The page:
Could Everyone be an Addict? (Part 1)


In his book, Addiction and Grace, Dr. Gerald May said, “To be alive is to be addicted, and to be alive and addicted is to stand in need of grace.” What do you think about that statement? Are you an addict? Based on a proliferation of stereotypes, my guess is most people would say “no”. If I ask you to picture a heroin junkie, a pot head (yes, you absolutely can get addicted to weed), or an alcoholic, what type of person comes to mind? Male? Female? Disheveled and dirty clothes? Homeless? Some young and irresponsible kid? Generally speaking, most of society does not see itself as an “addict” because it doesn’t fit the stereotype; but let’s not just stick with common knowledge, let’s take a real look into what it means to be an addict.

To get us started, take a look at what Johann Hari says in this fascinating and compelling video from “TED Talks” called “Everything you think you know about addiction is wrong”.

What did you think? Agree? Disagree? As with almost everything in life, if we completely accept or reject the message, we miss the wisdom that lay within; thus balance is needed. The “chemical hooks” that Johann mentions are very real and VERY powerful. We cannot simply toss their significance aside, yet, of all the things in life one could be addicted to, not all of them have these “chemical hooks” that we have come to expect. Are we magically free from any risk of addiction then? Certainly not – this is where the power of “bonding” comes in. Generally, “bonding” has to do with two different things: brain chemicals and brain wiring. For example, sex, an addiction epidemic in the world today, is not a drug that you smoke or shoot up, but it is a very powerful bonding agent because humans get several massive dumps of “feel good” chemicals into the brain upon orgasm while simultaneously re-wiring the brain to deepen the relationship, or the bond, with that person. Ever notice how strongly sex changes a relationship? Aside from the spiritual aspect to sex, which is significant, the biochemical truth about bonding plays a major role here.

The foundation of addiction can be described as anything that you go to in order to escape reality. If we’re honest, most of us would say we can relate (movies, books, video games, time with friends, etc. are all ways to escape reality). The moment it gets classified as a true “addiction” is when it becomes compulsive and noticeably affects your life in a negative way. Now, you might say, “Compulsive…like OCD and stuff right? Well, I am nothing like that so I must be good.” Sorry, you’re not off the hook that easily. The word “Compulsive” is defined as, “Resulting from or relating to an irresistible urge, especially one that is against one’s conscious wishes.” Still don’t relate, right? But what if you are a “People Pleaser” or relate to our blog about the people pleasing disease? What about your resentments? What about your fear and shame? What about when we’re mad at a loved one, believing them to be a worse person than they really are, just because we want to be justified in our anger? No one gets through life without these things strongly affecting their life in a negative way and, in fact, these impulses seem to be irresistible and against our conscious wishes because who would choose to wrestle with these things so often? Are you starting to relate a little more?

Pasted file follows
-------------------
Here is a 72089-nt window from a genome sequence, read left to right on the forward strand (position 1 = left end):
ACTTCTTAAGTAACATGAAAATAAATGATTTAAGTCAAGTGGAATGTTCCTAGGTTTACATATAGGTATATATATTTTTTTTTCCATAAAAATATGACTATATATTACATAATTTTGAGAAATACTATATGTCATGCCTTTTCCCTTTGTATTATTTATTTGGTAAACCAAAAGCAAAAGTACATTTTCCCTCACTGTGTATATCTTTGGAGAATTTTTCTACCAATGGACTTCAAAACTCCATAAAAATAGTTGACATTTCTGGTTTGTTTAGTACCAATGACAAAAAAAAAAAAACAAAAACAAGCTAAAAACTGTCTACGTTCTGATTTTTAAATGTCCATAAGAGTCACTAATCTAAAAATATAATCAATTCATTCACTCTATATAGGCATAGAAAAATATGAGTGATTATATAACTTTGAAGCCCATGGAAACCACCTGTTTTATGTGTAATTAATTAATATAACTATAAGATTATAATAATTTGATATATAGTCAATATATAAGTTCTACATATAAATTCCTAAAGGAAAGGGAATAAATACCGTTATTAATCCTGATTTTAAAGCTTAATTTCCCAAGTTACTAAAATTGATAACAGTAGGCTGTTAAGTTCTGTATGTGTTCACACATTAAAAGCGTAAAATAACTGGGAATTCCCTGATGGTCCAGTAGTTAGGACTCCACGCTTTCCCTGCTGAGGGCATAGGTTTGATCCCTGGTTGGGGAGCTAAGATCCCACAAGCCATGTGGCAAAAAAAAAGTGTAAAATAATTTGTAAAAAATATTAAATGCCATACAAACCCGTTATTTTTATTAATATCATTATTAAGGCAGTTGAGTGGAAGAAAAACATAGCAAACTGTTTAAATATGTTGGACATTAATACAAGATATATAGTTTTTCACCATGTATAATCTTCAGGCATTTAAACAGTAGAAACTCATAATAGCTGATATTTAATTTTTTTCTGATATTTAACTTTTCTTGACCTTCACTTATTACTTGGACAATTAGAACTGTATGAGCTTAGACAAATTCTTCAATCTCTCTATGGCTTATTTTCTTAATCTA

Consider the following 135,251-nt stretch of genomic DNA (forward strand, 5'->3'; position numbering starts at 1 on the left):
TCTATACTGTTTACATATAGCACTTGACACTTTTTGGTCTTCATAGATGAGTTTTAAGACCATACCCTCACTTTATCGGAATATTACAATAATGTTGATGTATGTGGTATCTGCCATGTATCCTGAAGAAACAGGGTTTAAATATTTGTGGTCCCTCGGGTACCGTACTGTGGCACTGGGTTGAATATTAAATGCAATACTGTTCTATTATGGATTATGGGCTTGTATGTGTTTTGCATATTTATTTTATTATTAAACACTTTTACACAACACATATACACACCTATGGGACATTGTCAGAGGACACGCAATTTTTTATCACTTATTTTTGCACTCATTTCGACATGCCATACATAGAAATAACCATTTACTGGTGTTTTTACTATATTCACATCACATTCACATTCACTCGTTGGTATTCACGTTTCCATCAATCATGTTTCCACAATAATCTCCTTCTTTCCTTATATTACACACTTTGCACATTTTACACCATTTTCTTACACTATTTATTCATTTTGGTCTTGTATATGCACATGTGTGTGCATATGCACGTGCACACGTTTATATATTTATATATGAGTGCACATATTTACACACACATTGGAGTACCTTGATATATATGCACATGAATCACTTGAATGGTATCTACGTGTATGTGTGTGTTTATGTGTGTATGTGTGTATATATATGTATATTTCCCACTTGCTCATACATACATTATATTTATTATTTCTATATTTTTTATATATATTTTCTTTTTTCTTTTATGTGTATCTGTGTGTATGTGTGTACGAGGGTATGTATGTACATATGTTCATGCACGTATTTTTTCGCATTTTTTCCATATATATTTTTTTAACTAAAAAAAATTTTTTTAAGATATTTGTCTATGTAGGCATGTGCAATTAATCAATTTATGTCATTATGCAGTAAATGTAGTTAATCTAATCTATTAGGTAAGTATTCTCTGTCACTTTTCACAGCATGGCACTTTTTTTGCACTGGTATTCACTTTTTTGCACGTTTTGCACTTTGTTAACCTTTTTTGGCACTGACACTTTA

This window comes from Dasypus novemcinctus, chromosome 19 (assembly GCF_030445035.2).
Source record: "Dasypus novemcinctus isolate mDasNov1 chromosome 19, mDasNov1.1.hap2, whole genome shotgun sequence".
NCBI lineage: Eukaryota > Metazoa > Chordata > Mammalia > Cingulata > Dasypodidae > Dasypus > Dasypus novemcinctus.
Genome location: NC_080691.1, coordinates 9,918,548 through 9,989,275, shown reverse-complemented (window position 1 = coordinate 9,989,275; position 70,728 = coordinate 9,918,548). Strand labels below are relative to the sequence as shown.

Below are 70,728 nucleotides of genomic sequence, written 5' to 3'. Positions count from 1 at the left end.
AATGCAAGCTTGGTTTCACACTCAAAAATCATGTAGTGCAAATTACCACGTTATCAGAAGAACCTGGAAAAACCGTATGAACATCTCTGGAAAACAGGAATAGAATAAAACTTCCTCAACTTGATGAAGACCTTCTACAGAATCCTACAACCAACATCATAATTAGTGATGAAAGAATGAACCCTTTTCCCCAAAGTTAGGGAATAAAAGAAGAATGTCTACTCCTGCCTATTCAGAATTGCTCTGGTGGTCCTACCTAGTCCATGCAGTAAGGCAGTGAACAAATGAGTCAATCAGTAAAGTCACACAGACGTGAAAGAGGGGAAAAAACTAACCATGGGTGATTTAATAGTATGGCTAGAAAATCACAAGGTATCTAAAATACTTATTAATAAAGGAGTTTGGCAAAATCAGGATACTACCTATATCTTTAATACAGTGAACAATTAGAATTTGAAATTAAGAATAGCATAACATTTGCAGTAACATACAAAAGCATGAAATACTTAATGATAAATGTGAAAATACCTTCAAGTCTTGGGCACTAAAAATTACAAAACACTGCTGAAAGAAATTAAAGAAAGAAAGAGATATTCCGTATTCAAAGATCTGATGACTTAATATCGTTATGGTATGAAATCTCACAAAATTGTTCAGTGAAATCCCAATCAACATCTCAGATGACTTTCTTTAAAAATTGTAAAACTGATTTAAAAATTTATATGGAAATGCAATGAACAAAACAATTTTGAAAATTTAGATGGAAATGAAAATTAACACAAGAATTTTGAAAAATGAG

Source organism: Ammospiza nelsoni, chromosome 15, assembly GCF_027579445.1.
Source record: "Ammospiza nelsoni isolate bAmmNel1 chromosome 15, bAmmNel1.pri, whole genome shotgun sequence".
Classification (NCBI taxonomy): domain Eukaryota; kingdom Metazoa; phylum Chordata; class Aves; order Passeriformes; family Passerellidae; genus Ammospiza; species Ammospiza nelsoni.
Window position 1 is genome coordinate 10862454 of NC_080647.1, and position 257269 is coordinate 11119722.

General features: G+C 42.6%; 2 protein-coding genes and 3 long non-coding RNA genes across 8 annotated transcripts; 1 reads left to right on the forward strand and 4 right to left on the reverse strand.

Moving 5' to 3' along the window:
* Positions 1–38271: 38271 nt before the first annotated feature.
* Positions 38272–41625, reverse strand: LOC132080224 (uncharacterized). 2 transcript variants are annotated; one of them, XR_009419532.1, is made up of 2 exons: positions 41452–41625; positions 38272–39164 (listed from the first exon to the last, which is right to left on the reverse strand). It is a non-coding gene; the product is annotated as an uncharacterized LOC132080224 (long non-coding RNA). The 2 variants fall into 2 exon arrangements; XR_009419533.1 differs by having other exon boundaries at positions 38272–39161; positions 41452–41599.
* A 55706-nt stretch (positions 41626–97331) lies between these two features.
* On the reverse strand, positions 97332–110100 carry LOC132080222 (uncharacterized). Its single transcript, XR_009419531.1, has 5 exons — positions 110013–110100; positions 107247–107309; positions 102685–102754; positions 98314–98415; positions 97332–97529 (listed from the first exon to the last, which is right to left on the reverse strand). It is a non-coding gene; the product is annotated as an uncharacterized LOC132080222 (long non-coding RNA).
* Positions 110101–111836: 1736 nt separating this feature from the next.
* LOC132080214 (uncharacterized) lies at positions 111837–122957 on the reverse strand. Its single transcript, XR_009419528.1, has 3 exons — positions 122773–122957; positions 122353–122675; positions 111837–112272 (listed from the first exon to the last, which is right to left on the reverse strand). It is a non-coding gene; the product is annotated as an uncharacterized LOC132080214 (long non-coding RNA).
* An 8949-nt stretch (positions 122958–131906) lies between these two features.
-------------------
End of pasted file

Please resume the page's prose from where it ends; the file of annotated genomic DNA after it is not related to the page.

In truth, those who understand addiction either academically or through life experience agree that things like fear, resentment, shame, and relationships can absolutely be addictions. This is the reason why Codependency, the Empty Self syndrome, and confidence/identity crisis issues are such big problems in society today. The world of addiction psychology calls these “Process Addictions” because they don’t deal with any particular substance (like alcohol or meth) and have much more to do with the issue of bonding, rather than the standard perception of “chemical hooks”.

So, now that you know addiction is much more widespread and can look profoundly different than how you picture a heroin junkie, do you think you might be one?

What if you accept that you are addicted to something? What if you are one drop in a large bucket of people who are frustrated because AA or a 90-day inpatient program is not what you need because your addiction isn’t to that level? What if you are just mildly addicted to anger, resentment, shame, porn, or relationships? Aside from other 12 step programs that might fit your needs very well (Sexaholics Anonymous or Co-Dependents Anonymous for example), I want to explore the underpinnings of programs like AA to see if we can find anything that would work for you – in your specific situation.

Stay tuned for part 2 of this post that will explore what parts of the 12-step model can be used and applied to any situation of any life. There is MUCH to be learned, even if you still don’t think you struggle with addiction.

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